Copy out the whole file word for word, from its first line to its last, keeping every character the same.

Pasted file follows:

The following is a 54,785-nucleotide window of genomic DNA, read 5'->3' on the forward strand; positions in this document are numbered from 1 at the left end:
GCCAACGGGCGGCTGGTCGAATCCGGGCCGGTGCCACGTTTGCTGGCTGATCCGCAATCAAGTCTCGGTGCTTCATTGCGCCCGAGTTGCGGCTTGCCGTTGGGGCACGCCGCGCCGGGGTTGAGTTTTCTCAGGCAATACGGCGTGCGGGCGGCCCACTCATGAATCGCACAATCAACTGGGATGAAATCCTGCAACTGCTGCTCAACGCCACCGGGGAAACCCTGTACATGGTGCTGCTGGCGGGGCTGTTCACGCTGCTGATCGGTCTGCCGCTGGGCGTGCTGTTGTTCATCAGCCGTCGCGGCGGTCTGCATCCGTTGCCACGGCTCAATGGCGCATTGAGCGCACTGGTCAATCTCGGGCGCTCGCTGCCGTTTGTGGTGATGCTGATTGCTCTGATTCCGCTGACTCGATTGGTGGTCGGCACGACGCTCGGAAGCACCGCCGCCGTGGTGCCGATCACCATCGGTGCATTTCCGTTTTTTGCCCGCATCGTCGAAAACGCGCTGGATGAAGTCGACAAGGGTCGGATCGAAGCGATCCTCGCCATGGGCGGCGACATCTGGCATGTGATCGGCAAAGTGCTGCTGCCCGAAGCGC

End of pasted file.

The following is a 54,785-nucleotide window of genomic DNA, read 5'->3' on the forward strand; positions in this document are numbered from 1 at the left end:
GCCAACGGGCGGCTGGTCGAATCCGGGCCGGTGCCACGTTTGCTGGCTGATCCGCAATCAAGTCTCGGTGCTTCATTGCGCCCGAGTTGCGGCTTGCCGTTGGGGCACGCCGCGCCGGGGTTGAGTTTTCTCAGGCAATACGGCGTGCGGGCGGCCCACTCATGAATCGCACAATCAACTGGGATGAAATCCTGCAACTGCTGCTCAACGCCACCGGGGAAACCCTGTACATGGTGCTGCTGGCGGGGCTGTTCACGCTGCTGATCGGTCTGCCGCTGGGCGTGCTGTTGTTCATCAGCCGTCGCGGCGGTCTGCATCCGTTGCCACGGCTCAATGGCGCATTGAGCGCACTGGTCAATCTCGGGCGCTCGCTGCCGTTTGTGGTGATGCTGATTGCTCTGATTCCGCTGACTCGATTGGTGGTCGGCACGACGCTCGGAAGCACCGCCGCCGTGGTGCCGATCACCATCGGTGCATTTCCGTTTTTTGCCCGCATCGTCGAAAACGCGCTGGATGAAGTCGACAAGGGTCGGATCGAAGCGATCCTCGCCATGGGCGGCGACATCTGGCATGTGATCGGCAAAGTGCTGCTGCCCGAAGCGC